When we encounter someone who is grieving, we tend to want to say things that will help them feel better, perhaps even help them feel good about themselves. So we offer complimentary and encouraging tidbits such as, “I can’t believe how strong you’re being,” or “Wow! You’re so strong!”
Oh, if I had a dollar for every time someone said this to me!
I didn’t feel strong at all during those early days, weeks, even months of grief. I felt broken, desperate, lost, exhausted, angry, defeated, punished. I wanted to crawl under the covers for good. Night night. Lights out. The opposite of strong. I didn’t understand what these people were seeing. They clearly weren’t seeing ME.
Or was I hiding my true feelings? Did I subliminally understand that it wasn’t cool to show the world how un-strong I was?
I think we cruelly expect grievers to BE strong. It’s uncomfortable to be in the presence of that kind of pain, and we are so freakin’ fixated on happiness! We equate emotionality (a.k.a., crying) with weakness, and we actually expect (or at least hope that we’ll see) a certain stoicism from people when they’ve just had (possibly) THE worst day of their lives. This is so wrong.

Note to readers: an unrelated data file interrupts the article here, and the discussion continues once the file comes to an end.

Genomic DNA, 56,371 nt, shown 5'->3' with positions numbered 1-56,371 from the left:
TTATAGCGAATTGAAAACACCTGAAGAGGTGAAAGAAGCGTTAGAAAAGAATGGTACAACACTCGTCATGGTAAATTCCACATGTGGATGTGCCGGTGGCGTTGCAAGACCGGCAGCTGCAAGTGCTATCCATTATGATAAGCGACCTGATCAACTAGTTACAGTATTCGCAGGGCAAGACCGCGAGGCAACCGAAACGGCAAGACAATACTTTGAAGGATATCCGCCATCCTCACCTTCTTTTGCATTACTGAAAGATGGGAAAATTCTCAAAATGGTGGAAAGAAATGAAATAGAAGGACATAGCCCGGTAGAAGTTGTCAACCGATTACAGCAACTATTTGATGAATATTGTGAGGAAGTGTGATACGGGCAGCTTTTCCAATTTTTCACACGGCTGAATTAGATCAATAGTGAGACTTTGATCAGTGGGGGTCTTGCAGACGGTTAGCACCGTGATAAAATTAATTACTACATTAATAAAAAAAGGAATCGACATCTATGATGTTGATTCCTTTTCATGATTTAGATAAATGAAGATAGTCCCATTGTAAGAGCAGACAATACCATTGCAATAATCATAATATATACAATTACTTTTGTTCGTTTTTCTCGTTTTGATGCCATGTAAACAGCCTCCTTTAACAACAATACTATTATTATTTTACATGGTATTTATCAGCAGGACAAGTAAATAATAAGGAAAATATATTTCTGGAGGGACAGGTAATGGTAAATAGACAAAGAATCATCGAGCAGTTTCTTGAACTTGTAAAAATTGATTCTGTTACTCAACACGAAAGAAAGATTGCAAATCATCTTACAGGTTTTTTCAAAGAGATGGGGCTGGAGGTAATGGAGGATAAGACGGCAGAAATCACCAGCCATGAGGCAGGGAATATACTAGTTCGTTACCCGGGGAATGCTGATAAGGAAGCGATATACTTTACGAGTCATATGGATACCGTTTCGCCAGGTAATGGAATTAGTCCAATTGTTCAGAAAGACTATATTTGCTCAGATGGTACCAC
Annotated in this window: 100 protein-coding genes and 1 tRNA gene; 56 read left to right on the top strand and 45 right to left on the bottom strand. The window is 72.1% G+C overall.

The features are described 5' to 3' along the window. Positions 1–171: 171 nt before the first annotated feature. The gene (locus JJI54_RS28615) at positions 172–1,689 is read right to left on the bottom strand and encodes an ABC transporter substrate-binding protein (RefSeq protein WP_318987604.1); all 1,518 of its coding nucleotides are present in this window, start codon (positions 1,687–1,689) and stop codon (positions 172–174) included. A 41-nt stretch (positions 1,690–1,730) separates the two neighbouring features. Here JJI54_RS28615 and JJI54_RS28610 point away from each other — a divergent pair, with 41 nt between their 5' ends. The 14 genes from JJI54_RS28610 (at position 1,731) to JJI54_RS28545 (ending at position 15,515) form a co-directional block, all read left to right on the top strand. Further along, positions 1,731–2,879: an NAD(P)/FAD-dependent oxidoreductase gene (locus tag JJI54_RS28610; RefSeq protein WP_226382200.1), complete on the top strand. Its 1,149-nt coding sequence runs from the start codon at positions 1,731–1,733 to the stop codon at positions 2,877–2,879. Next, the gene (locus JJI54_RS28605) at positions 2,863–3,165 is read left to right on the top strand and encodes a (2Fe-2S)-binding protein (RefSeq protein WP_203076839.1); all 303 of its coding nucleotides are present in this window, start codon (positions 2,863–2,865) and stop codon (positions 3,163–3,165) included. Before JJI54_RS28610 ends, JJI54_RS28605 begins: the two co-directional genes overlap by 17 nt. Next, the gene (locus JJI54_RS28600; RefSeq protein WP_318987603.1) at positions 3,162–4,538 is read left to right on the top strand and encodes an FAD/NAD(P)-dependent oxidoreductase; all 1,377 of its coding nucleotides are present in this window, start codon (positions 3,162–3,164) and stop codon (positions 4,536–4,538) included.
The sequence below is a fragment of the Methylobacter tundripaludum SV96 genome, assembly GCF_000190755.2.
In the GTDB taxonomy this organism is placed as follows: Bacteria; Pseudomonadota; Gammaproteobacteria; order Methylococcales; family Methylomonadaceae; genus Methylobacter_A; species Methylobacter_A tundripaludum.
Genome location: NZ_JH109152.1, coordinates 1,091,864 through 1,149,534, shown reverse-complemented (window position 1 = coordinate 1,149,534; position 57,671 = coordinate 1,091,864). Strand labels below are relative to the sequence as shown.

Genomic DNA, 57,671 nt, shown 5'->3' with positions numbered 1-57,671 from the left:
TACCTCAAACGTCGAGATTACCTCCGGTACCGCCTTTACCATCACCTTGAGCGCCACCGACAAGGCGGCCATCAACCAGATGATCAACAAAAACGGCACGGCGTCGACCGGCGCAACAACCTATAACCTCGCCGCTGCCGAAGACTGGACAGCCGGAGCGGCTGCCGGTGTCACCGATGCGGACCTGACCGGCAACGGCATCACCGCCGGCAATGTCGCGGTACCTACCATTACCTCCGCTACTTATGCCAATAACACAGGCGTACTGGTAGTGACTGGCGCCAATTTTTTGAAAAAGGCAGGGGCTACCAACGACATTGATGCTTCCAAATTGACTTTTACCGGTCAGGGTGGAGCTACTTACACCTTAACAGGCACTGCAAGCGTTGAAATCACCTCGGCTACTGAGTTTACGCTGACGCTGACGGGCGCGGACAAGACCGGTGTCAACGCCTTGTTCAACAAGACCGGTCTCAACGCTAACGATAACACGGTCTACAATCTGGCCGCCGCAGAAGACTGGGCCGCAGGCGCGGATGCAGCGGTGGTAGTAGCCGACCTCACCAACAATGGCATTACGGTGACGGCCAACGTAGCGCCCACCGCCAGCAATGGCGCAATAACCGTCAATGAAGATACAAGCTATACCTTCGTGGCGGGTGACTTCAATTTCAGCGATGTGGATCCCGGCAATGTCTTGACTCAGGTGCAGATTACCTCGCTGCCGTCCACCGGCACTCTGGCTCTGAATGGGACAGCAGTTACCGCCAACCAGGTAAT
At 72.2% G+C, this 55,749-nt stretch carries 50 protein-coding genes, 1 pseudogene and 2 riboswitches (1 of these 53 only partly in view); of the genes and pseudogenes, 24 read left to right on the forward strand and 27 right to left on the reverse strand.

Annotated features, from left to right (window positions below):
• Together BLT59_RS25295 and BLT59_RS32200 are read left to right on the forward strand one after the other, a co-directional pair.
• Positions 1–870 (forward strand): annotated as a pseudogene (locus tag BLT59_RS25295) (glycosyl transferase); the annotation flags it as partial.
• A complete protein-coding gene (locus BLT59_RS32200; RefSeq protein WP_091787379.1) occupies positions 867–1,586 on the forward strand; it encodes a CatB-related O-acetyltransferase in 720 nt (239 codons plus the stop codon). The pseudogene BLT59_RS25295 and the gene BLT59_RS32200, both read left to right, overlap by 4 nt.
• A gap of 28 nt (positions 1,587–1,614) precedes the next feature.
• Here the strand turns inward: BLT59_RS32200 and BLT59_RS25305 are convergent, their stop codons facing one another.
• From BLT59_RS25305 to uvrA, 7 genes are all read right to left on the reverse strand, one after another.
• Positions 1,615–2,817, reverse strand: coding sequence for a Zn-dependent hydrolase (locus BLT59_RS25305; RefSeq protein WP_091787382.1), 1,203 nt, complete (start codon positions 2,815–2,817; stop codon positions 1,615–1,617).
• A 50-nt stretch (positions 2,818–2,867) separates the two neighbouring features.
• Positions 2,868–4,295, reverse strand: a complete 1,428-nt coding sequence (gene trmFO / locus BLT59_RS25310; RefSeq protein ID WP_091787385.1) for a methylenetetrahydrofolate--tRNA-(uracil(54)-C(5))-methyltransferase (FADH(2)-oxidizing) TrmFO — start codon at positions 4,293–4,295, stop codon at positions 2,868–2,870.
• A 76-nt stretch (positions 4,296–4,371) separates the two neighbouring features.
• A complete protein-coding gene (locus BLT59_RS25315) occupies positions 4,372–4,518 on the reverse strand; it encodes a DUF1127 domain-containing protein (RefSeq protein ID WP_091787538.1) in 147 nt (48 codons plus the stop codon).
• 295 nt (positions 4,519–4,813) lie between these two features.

So DON’T be strong.
Be whatever comes up. Let that be OK. It’s your loss. You get to do it however you want or need to. Don’t be strong for the sake of others or on their behalf. The onset of your grief gets to be all about you. You do not have to take care of anyone else’s feelings or discomforts or needs right now.
If you know someone who is grieving, don’t praise him or her for “being strong.” Don’t make assumptions about the griever’s internal experience. If they show up looking like they’re keeping their shit together, consider the possibility that it’s an act. A brave face does not mean everything is running smoothly on the inside. The griever may be trying to take care of YOU and your feelings, when, honestly, it should be the other way around.